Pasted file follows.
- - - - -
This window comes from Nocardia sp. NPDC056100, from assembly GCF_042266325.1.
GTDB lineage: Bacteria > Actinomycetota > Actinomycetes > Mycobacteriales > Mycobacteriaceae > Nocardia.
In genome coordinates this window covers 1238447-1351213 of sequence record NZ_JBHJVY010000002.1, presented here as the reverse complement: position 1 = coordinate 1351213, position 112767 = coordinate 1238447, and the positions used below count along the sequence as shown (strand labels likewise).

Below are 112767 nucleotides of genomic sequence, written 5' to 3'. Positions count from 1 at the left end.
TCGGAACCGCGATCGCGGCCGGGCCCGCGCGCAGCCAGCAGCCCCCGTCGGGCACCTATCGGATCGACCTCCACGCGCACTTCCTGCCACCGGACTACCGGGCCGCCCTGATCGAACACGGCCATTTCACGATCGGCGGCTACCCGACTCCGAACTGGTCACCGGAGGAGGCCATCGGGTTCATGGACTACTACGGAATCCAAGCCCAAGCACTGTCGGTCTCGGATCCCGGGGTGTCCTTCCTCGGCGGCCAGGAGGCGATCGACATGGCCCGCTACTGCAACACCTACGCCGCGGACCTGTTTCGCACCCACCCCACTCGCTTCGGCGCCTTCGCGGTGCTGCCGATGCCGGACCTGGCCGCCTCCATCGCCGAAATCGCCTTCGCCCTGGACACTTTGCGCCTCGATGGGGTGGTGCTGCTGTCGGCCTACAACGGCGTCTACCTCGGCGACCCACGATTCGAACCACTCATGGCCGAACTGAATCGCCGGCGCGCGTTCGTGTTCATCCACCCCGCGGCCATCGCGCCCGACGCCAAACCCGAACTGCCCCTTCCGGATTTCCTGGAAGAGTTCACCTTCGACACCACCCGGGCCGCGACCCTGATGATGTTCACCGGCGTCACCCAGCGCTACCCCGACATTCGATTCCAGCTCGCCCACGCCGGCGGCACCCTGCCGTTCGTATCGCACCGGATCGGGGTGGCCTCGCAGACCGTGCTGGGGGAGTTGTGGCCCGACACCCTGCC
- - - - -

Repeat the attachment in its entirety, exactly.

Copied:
This window comes from Nocardia sp. NPDC056100, from assembly GCF_042266325.1.
GTDB lineage: Bacteria > Actinomycetota > Actinomycetes > Mycobacteriales > Mycobacteriaceae > Nocardia.
In genome coordinates this window covers 1238447-1351213 of sequence record NZ_JBHJVY010000002.1, presented here as the reverse complement: position 1 = coordinate 1351213, position 112767 = coordinate 1238447, and the positions used below count along the sequence as shown (strand labels likewise).

Below are 112767 nucleotides of genomic sequence, written 5' to 3'. Positions count from 1 at the left end.
TCGGAACCGCGATCGCGGCCGGGCCCGCGCGCAGCCAGCAGCCCCCGTCGGGCACCTATCGGATCGACCTCCACGCGCACTTCCTGCCACCGGACTACCGGGCCGCCCTGATCGAACACGGCCATTTCACGATCGGCGGCTACCCGACTCCGAACTGGTCACCGGAGGAGGCCATCGGGTTCATGGACTACTACGGAATCCAAGCCCAAGCACTGTCGGTCTCGGATCCCGGGGTGTCCTTCCTCGGCGGCCAGGAGGCGATCGACATGGCCCGCTACTGCAACACCTACGCCGCGGACCTGTTTCGCACCCACCCCACTCGCTTCGGCGCCTTCGCGGTGCTGCCGATGCCGGACCTGGCCGCCTCCATCGCCGAAATCGCCTTCGCCCTGGACACTTTGCGCCTCGATGGGGTGGTGCTGCTGTCGGCCTACAACGGCGTCTACCTCGGCGACCCACGATTCGAACCACTCATGGCCGAACTGAATCGCCGGCGCGCGTTCGTGTTCATCCACCCCGCGGCCATCGCGCCCGACGCCAAACCCGAACTGCCCCTTCCGGATTTCCTGGAAGAGTTCACCTTCGACACCACCCGGGCCGCGACCCTGATGATGTTCACCGGCGTCACCCAGCGCTACCCCGACATTCGATTCCAGCTCGCCCACGCCGGCGGCACCCTGCCGTTCGTATCGCACCGGATCGGGGTGGCCTCGCAGACCGTGCTGGGGGAGTTGTGGCCCGACACCCTGCC